Cable Companies See Subscription Growth Slow

Young Customers Shift to Broadband; Verizon Cuts In on TV

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NEW YORK ( -- It looks like cable might not be worth the price tag to some in a tight economy, as consumers cut back on their cable and satellite subscriptions at faster rates than anticipated. The top three cable companies -- Comcast, Time Warner Cable and Charter Communications, respectively -- have already been hard hit.

Comcast's growth was cut in half in fourth-quarter 2008 compared to the same period in 2007. It added 247,000 digital cable subscribers in fourth-quarter, vs. 530,000 the year prior, 184,000 high-speed Internet customers vs. last year's 341,000 and 340,000 voice customers, vs. last year's 490,000.

"The reality is we are starting to see the beginnings of core cutting, where people, typically young people, are saying, 'All I need is broadband. I don't need video.' And obviously they are already saying they don't need wire-line phone," said Glenn Britt, CEO of Time Warner Cable, in his company's fourth-quarter earnings call earlier this month.

Bankruptcy protection
Charter Communications announced its plan to file for bankruptcy protection by April 1 after losing 75,100 basic-cable subscribers in the fourth quarter of 2008 alone. It gained 63% fewer digital-video customers, 55% fewer high-speed-internet customers and 52% fewer telephone customers than in the same period in 2007.

EchoStar's Dish Network lost 10,000 subscribers in the third quarter of 2008 alone, leading to the subsequent departure of Chief Marketing Officer Jessica Insalaco last month. Ira Bahr recently re-joined the company as its new exec VP-CMO, having previously served as Dish Network's senior VP-marketing from 2001 to 2002 and president of BingoTV, an interactive game channel owned by EchoStar. EchoStar Chairman-CEO Charlie Ergen has been so desperately seeking subscribers he made a $400 million investment (and subsequent surprise takeover bid) in Sirius XM Satellite Radio, the troubled radio company that also received funding from Liberty Media, home of DirecTV.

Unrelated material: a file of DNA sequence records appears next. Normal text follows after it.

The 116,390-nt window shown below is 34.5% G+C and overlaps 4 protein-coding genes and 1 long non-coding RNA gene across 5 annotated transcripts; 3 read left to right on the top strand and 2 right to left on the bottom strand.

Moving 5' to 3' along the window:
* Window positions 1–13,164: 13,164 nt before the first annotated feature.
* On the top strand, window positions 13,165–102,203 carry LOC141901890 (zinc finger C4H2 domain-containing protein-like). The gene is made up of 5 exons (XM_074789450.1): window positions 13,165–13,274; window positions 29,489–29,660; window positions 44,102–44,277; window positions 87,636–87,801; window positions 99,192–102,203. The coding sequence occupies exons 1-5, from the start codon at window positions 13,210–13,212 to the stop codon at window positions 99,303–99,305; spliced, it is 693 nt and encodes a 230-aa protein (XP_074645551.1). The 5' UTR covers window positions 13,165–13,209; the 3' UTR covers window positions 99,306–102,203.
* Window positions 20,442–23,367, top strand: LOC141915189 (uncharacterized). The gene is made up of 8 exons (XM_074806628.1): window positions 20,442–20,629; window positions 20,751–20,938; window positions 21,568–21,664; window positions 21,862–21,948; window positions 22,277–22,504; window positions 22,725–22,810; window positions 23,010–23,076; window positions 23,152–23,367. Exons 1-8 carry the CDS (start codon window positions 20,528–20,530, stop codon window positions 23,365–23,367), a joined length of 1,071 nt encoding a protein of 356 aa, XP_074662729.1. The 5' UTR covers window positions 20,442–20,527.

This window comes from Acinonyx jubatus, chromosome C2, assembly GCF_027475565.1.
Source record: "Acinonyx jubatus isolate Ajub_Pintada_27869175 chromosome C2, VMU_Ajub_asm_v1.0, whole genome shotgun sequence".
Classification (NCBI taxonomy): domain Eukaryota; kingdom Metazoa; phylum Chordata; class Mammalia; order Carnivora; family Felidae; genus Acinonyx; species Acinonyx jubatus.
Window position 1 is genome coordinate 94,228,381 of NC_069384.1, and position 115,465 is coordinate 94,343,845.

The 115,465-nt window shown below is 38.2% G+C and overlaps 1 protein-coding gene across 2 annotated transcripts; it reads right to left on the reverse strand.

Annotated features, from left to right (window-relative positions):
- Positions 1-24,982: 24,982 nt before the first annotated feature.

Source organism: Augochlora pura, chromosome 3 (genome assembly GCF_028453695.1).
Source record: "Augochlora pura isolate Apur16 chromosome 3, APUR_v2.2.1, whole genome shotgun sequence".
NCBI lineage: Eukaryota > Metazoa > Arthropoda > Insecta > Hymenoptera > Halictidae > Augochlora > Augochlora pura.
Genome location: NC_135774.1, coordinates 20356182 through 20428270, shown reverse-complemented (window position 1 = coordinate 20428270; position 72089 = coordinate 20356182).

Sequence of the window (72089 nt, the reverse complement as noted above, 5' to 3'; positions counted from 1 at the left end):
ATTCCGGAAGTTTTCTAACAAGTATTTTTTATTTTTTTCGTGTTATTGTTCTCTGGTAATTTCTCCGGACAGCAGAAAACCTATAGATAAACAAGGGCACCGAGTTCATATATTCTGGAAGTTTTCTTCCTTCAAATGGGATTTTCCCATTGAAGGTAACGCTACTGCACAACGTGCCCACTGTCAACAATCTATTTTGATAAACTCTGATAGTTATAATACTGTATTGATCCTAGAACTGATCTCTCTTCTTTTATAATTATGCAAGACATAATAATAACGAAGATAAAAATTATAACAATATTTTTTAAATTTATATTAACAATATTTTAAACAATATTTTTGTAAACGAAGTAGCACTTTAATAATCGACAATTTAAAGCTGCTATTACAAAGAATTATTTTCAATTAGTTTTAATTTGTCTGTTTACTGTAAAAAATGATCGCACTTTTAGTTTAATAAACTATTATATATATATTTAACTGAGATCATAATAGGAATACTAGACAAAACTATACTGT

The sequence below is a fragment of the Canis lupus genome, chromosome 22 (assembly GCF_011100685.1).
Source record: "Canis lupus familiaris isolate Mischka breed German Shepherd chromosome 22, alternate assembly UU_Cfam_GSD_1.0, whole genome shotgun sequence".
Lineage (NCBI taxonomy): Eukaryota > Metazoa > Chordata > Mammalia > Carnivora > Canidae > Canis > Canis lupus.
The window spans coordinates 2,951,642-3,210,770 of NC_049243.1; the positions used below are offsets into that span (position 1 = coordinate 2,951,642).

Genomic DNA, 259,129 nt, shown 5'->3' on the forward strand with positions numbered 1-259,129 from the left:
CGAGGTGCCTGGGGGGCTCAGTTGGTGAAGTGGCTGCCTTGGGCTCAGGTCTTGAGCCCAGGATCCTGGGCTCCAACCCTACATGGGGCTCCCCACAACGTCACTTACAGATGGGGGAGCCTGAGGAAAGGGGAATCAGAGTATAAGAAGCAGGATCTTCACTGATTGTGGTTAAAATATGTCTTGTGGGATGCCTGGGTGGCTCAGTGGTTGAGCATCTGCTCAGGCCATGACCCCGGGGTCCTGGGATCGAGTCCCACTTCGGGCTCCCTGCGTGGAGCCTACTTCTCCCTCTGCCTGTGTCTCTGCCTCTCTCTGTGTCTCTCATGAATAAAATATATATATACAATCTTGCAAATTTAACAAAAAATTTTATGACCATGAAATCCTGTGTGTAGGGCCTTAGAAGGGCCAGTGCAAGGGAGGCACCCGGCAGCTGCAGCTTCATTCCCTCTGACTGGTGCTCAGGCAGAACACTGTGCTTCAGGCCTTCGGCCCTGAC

As Dave Watson, exec VP-operations at Comcast Corp., told investors at the UBS Global Media and Communications Conference in December, "We're getting a lot of telephone calls right now saying, 'This is a tough time; what can you do?'"

Telecom's gain
Yet cable's loss has been telecom's gain, particularly in the case of Verizon Fios. The telco added four major markets to its TV service in the third quarter of 2008, including New York City, and inspired a counter-attack marketing campaign from Time Warner Cable in September. Despite Time Warner's best efforts, however, Fios gained 303,000 TV subscribers in the fourth quarter of 2008 and 280,000 Fios internet subscriptions.

Alex Dudley, a spokesman for Time Warner Cable, said the triple play, or bundled phone-cable-internet subscription package, remains the focus of the cable company's marketing efforts. "Clearly we understand everybody takes a really good, hard look at the money they're spending and making tough decisions. We're making sure they understand the value of the bundle and services in our offering."

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